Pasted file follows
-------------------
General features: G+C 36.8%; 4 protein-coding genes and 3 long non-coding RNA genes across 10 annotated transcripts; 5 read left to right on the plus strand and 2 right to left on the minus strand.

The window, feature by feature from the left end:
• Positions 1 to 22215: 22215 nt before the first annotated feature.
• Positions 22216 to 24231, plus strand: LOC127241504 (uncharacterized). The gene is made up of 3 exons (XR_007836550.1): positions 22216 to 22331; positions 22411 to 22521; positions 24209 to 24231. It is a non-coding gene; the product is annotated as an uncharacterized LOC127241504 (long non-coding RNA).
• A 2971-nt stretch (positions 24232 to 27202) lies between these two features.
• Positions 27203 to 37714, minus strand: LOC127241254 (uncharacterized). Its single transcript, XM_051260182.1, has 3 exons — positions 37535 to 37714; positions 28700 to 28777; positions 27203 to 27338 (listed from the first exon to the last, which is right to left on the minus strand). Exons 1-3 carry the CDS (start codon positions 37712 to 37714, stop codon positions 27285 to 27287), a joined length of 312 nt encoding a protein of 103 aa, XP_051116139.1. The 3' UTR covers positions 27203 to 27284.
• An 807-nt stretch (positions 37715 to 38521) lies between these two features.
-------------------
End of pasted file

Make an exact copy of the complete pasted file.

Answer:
General features: G+C 36.8%; 4 protein-coding genes and 3 long non-coding RNA genes across 10 annotated transcripts; 5 read left to right on the plus strand and 2 right to left on the minus strand.

The window, feature by feature from the left end:
• Positions 1 to 22215: 22215 nt before the first annotated feature.
• Positions 22216 to 24231, plus strand: LOC127241504 (uncharacterized). The gene is made up of 3 exons (XR_007836550.1): positions 22216 to 22331; positions 22411 to 22521; positions 24209 to 24231. It is a non-coding gene; the product is annotated as an uncharacterized LOC127241504 (long non-coding RNA).
• A 2971-nt stretch (positions 24232 to 27202) lies between these two features.
• Positions 27203 to 37714, minus strand: LOC127241254 (uncharacterized). Its single transcript, XM_051260182.1, has 3 exons — positions 37535 to 37714; positions 28700 to 28777; positions 27203 to 27338 (listed from the first exon to the last, which is right to left on the minus strand). Exons 1-3 carry the CDS (start codon positions 37712 to 37714, stop codon positions 27285 to 27287), a joined length of 312 nt encoding a protein of 103 aa, XP_051116139.1. The 3' UTR covers positions 27203 to 27284.
• An 807-nt stretch (positions 37715 to 38521) lies between these two features.